Tags: Wear Metals
Every year, the average American consumes more than 50 pounds of cooking oil. These oils, which are derived from a variety of plants and plants seeds, are used in everything from salad dressings, margarine, shortenings, snack food and frying. Given the fact that these oils are a significant component of American’s diets, it’s important to make sure they are safe for human consumption. In addition to consumer safety, manufacturers need a quality, shelf-stable product that is free from high concentrations of trace elements such as copper, iron, nickel and magnesium. Trace levels of the metals can impact the hydrogenation of the oils and are often a reflection the oils quality.Read More
Tags: Edible Oils
When researchers began analyzing fish off of the coasts of Hawaii for mercury contamination, they discovered an alarming trend. In a study published in the journal, Environmental Toxicology & Chemistry, researchers found that levels of mercury are rising at roughly 4 percent per year in commercially captured fish, particularly tuna. The data suggests that the mercury levels are rising because of human activity, and at this current rate, mercury concentrations off the coast of the North Pacific could double by 2050.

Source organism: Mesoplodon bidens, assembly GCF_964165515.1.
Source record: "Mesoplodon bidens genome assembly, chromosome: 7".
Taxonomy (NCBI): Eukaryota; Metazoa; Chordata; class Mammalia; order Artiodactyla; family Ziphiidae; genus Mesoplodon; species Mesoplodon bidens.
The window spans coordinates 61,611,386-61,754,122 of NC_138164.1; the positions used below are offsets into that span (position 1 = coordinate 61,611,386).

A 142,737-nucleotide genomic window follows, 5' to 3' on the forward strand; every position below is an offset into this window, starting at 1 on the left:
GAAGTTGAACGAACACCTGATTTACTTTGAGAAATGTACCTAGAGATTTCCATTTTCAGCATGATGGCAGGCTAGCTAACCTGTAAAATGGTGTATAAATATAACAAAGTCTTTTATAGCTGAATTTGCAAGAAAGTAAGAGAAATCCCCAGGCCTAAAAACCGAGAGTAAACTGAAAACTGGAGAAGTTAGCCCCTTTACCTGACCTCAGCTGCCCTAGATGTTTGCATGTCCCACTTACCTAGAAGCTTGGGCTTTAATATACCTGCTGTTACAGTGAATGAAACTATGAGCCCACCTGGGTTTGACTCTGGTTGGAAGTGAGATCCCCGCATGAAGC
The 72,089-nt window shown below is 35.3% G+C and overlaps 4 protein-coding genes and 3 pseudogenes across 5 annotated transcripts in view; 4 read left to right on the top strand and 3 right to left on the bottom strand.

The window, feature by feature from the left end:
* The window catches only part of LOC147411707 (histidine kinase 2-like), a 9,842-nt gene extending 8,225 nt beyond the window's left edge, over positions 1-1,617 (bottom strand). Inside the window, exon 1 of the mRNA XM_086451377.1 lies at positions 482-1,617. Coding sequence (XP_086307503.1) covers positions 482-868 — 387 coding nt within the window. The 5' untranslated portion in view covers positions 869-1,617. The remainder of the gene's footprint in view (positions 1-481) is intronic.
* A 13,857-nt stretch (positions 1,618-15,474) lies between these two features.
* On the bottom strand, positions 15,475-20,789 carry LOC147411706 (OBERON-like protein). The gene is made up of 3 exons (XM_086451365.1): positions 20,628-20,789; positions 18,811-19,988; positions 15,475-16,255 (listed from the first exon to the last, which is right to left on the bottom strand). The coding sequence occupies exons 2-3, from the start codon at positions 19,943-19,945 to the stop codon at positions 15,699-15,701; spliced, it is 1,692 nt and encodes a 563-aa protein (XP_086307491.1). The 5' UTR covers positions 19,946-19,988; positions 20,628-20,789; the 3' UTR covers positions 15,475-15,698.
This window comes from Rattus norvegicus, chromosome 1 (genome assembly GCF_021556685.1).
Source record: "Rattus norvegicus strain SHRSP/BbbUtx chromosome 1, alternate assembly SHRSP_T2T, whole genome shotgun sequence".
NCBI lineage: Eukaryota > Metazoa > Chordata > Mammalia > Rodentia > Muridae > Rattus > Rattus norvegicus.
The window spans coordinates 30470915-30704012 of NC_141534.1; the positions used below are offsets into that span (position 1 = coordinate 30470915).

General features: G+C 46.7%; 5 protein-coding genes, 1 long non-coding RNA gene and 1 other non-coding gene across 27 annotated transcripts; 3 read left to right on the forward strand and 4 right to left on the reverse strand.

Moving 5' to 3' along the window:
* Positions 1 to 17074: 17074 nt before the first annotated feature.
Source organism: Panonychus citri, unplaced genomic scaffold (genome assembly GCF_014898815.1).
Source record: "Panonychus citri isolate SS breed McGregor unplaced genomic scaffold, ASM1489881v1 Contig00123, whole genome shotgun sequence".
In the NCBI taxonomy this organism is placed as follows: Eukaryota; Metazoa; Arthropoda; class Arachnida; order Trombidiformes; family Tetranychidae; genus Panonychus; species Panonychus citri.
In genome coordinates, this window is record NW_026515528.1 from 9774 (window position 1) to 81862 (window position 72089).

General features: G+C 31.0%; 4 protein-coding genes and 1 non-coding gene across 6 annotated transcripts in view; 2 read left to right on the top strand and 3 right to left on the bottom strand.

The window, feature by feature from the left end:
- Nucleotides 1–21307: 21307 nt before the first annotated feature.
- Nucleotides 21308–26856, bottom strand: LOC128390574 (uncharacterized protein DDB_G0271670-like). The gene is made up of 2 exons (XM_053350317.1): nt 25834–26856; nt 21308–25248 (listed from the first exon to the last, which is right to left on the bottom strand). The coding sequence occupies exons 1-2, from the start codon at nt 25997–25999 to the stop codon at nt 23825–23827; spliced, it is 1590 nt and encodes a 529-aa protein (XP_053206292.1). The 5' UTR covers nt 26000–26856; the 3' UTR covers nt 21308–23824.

In a statement, the lead author of the study, Paul Drevnick, from the University of Michigan Biological Station and School of Natural Resources and Environment, said, “The take-home message is that mercury in tuna appears to be increasing in lock-step with data and model predictions for mercury concentrations in water in the North Pacific.”Read More
Tags: Hg analysis
Mercury is a naturally occurring metal that when it combines with other elements can create inorganic or organic compounds that may be harmful to humans. In water or soil, mercury may combine with microscopic organisms and convert to methymercury, which can accumulate in fish and shellfish. Mercury poisoning has long been associated with brain and kidney damage. New research in the February issue of Environmental Health Perspectives has uncovered that the mercury found in some seafood may pose additional threats, including autoimmune disorders among women during their childbearing years.Read More
Tags: Hg analysis